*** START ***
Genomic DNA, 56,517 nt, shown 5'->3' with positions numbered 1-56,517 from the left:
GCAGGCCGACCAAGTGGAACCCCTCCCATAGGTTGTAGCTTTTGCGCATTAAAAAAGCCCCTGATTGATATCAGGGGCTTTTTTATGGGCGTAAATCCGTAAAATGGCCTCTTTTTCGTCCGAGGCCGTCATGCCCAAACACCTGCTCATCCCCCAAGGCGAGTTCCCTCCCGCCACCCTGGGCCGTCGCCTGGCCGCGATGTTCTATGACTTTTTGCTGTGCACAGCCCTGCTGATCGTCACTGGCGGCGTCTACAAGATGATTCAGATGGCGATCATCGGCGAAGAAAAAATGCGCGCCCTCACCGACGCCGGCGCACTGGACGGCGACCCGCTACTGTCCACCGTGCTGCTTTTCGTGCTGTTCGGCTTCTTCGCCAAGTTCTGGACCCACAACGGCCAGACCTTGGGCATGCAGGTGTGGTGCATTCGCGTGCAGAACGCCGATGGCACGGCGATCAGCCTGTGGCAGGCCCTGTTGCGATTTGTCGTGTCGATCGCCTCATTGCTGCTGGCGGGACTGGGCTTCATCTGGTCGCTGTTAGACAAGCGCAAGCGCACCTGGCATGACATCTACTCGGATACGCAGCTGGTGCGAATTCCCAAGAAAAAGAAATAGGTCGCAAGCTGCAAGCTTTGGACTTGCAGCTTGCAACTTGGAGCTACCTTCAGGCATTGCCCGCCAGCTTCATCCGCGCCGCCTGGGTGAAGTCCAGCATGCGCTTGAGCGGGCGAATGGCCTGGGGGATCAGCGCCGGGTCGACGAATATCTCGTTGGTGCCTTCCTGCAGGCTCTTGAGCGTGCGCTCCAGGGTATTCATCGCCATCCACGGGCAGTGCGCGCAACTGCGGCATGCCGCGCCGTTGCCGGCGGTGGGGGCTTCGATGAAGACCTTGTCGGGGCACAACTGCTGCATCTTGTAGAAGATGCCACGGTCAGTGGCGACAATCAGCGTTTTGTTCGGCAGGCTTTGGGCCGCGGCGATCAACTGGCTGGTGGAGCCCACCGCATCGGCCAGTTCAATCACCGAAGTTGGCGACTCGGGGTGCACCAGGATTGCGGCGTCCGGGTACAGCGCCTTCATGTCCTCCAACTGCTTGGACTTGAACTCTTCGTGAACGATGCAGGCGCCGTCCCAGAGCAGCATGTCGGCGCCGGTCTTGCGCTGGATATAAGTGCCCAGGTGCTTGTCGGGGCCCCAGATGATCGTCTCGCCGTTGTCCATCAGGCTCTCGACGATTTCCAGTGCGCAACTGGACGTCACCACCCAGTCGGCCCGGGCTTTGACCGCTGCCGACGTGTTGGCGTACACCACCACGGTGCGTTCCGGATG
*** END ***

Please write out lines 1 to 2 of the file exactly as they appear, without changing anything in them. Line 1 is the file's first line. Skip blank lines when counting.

Genomic DNA, 56,517 nt, shown 5'->3' with positions numbered 1-56,517 from the left:
GCAGGCCGACCAAGTGGAACCCCTCCCATAGGTTGTAGCTTTTGCGCATTAAAAAAGCCCCTGATTGATATCAGGGGCTTTTTTATGGGCGTAAATCCGTAAAATGGCCTCTTTTTCGTCCGAGGCCGTCATGCCCAAACACCTGCTCATCCCCCAAGGCGAGTTCCCTCCCGCCACCCTGGGCCGTCGCCTGGCCGCGATGTTCTATGACTTTTTGCTGTGCACAGCCCTGCTGATCGTCACTGGCGGCGTCTACAAGATGATTCAGATGGCGATCATCGGCGAAGAAAAAATGCGCGCCCTCACCGACGCCGGCGCACTGGACGGCGACCCGCTACTGTCCACCGTGCTGCTTTTCGTGCTGTTCGGCTTCTTCGCCAAGTTCTGGACCCACAACGGCCAGACCTTGGGCATGCAGGTGTGGTGCATTCGCGTGCAGAACGCCGATGGCACGGCGATCAGCCTGTGGCAGGCCCTGTTGCGATTTGTCGTGTCGATCGCCTCATTGCTGCTGGCGGGACTGGGCTTCATCTGGTCGCTGTTAGACAAGCGCAAGCGCACCTGGCATGACATCTACTCGGATACGCAGCTGGTGCGAATTCCCAAGAAAAAGAAATAGGTCGCAAGCTGCAAGCTTTGGACTTGCAGCTTGCAACTTGGAGCTACCTTCAGGCATTGCCCGCCAGCTTCATCCGCGCCGCCTGGGTGAAGTCCAGCATGCGCTTGAGCGGGCGAATGGCCTGGGGGATCAGCGCCGGGTCGACGAATATCTCGTTGGTGCCTTCCTGCAGGCTCTTGAGCGTGCGCTCCAGGGTATTCATCGCCATCCACGGGCAGTGCGCGCAACTGCGGCATGCCGCGCCGTTGCCGGCGGTGGGGGCTTCGATGAAGACCTTGTCGGGGCACAACTGCTGCATCTTGTAGAAGATGCCACGGTCAGTGGCGACAATCAGCGTTTTGTTCGGCAGGCTTTGGGCCGCGGCGATCAACTGGCTGGTGGAGCCCACCGCATCGGCCAGTTCAATCACCGAAGTTGGCGACTCGGGGTGCACCAGGATTGCGGCGTCCGGGTACAGCGCCTTCATGTCCTCCAACTGCTTGGACTTGAACTCTTCGTGAACGATGCAGGCGCCGTCCCAGAGCAGCATGTCGGCGCCGGTCTTGCGCTGGATATAAGTGCCCAGGTGCTTGTCGGGGCCCCAGATGATCGTCTCGCCGTTGTCCATCAGGCTCTCGACGATTTCCAGTGCGCAACTGGACGTCACCACCCAGTCGGCCCGGGCTTTGACCGCTGCCGACGTGTTGGCGTACACCACCACGGTGCGTTCCGGATG